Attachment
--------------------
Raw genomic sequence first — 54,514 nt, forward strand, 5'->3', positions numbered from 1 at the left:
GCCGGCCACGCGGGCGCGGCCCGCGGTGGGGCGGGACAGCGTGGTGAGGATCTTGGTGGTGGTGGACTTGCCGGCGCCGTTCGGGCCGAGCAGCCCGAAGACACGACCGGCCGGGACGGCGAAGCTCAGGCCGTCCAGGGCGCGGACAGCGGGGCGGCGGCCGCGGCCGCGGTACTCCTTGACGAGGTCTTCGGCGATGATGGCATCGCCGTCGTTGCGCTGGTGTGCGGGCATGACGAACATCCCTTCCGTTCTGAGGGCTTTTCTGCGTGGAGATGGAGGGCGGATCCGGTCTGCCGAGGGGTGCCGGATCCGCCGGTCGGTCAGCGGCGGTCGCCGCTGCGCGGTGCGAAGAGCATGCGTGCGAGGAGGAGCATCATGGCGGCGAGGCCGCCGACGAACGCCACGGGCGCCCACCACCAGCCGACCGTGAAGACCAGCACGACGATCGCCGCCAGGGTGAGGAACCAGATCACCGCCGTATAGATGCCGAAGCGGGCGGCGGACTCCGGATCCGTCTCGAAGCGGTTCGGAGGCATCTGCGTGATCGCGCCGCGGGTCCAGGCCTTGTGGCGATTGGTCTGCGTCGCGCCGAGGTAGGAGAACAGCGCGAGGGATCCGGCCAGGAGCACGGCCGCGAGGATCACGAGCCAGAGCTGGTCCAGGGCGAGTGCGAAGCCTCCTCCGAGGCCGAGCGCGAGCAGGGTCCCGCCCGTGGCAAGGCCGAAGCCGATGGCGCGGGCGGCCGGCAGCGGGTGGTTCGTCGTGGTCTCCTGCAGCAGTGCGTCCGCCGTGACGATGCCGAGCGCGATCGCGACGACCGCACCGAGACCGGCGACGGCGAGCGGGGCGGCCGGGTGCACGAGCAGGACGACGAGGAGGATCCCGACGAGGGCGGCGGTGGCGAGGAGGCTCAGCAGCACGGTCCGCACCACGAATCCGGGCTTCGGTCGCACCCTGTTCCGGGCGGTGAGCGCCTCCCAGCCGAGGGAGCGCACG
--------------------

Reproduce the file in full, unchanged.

Raw genomic sequence first — 54,514 nt, forward strand, 5'->3', positions numbered from 1 at the left:
GCCGGCCACGCGGGCGCGGCCCGCGGTGGGGCGGGACAGCGTGGTGAGGATCTTGGTGGTGGTGGACTTGCCGGCGCCGTTCGGGCCGAGCAGCCCGAAGACACGACCGGCCGGGACGGCGAAGCTCAGGCCGTCCAGGGCGCGGACAGCGGGGCGGCGGCCGCGGCCGCGGTACTCCTTGACGAGGTCTTCGGCGATGATGGCATCGCCGTCGTTGCGCTGGTGTGCGGGCATGACGAACATCCCTTCCGTTCTGAGGGCTTTTCTGCGTGGAGATGGAGGGCGGATCCGGTCTGCCGAGGGGTGCCGGATCCGCCGGTCGGTCAGCGGCGGTCGCCGCTGCGCGGTGCGAAGAGCATGCGTGCGAGGAGGAGCATCATGGCGGCGAGGCCGCCGACGAACGCCACGGGCGCCCACCACCAGCCGACCGTGAAGACCAGCACGACGATCGCCGCCAGGGTGAGGAACCAGATCACCGCCGTATAGATGCCGAAGCGGGCGGCGGACTCCGGATCCGTCTCGAAGCGGTTCGGAGGCATCTGCGTGATCGCGCCGCGGGTCCAGGCCTTGTGGCGATTGGTCTGCGTCGCGCCGAGGTAGGAGAACAGCGCGAGGGATCCGGCCAGGAGCACGGCCGCGAGGATCACGAGCCAGAGCTGGTCCAGGGCGAGTGCGAAGCCTCCTCCGAGGCCGAGCGCGAGCAGGGTCCCGCCCGTGGCAAGGCCGAAGCCGATGGCGCGGGCGGCCGGCAGCGGGTGGTTCGTCGTGGTCTCCTGCAGCAGTGCGTCCGCCGTGACGATGCCGAGCGCGATCGCGACGACCGCACCGAGACCGGCGACGGCGAGCGGGGCGGCCGGGTGCACGAGCAGGACGACGAGGAGGATCCCGACGAGGGCGGCGGTGGCGAGGAGGCTCAGCAGCACGGTCCGCACCACGAATCCGGGCTTCGGTCGCACCCTGTTCCGGGCGGTGAGCGCCTCCCAGCCGAGGGAGCGCACG